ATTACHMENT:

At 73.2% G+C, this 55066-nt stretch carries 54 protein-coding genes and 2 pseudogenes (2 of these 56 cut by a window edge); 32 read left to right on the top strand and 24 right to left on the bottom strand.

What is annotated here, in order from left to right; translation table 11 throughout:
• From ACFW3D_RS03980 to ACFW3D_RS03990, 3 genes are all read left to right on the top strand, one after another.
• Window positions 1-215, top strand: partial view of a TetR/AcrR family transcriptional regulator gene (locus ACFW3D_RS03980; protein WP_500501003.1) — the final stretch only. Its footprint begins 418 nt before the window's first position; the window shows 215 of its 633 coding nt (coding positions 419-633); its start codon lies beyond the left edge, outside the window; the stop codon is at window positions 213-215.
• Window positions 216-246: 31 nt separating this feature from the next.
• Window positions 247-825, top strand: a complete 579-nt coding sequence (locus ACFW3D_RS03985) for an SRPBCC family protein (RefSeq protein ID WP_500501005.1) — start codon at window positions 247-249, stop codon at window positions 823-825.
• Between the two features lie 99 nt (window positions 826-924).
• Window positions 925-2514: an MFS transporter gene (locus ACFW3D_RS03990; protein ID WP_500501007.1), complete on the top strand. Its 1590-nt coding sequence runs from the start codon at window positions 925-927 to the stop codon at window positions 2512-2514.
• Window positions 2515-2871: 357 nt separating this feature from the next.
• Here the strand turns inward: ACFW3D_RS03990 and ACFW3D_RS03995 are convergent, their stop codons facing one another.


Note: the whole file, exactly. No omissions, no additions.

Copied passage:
At 73.2% G+C, this 55066-nt stretch carries 54 protein-coding genes and 2 pseudogenes (2 of these 56 cut by a window edge); 32 read left to right on the top strand and 24 right to left on the bottom strand.

What is annotated here, in order from left to right; translation table 11 throughout:
• From ACFW3D_RS03980 to ACFW3D_RS03990, 3 genes are all read left to right on the top strand, one after another.
• Window positions 1-215, top strand: partial view of a TetR/AcrR family transcriptional regulator gene (locus ACFW3D_RS03980; protein WP_500501003.1) — the final stretch only. Its footprint begins 418 nt before the window's first position; the window shows 215 of its 633 coding nt (coding positions 419-633); its start codon lies beyond the left edge, outside the window; the stop codon is at window positions 213-215.
• Window positions 216-246: 31 nt separating this feature from the next.
• Window positions 247-825, top strand: a complete 579-nt coding sequence (locus ACFW3D_RS03985) for an SRPBCC family protein (RefSeq protein ID WP_500501005.1) — start codon at window positions 247-249, stop codon at window positions 823-825.
• Between the two features lie 99 nt (window positions 826-924).
• Window positions 925-2514: an MFS transporter gene (locus ACFW3D_RS03990; protein ID WP_500501007.1), complete on the top strand. Its 1590-nt coding sequence runs from the start codon at window positions 925-927 to the stop codon at window positions 2512-2514.
• Window positions 2515-2871: 357 nt separating this feature from the next.
• Here the strand turns inward: ACFW3D_RS03990 and ACFW3D_RS03995 are convergent, their stop codons facing one another.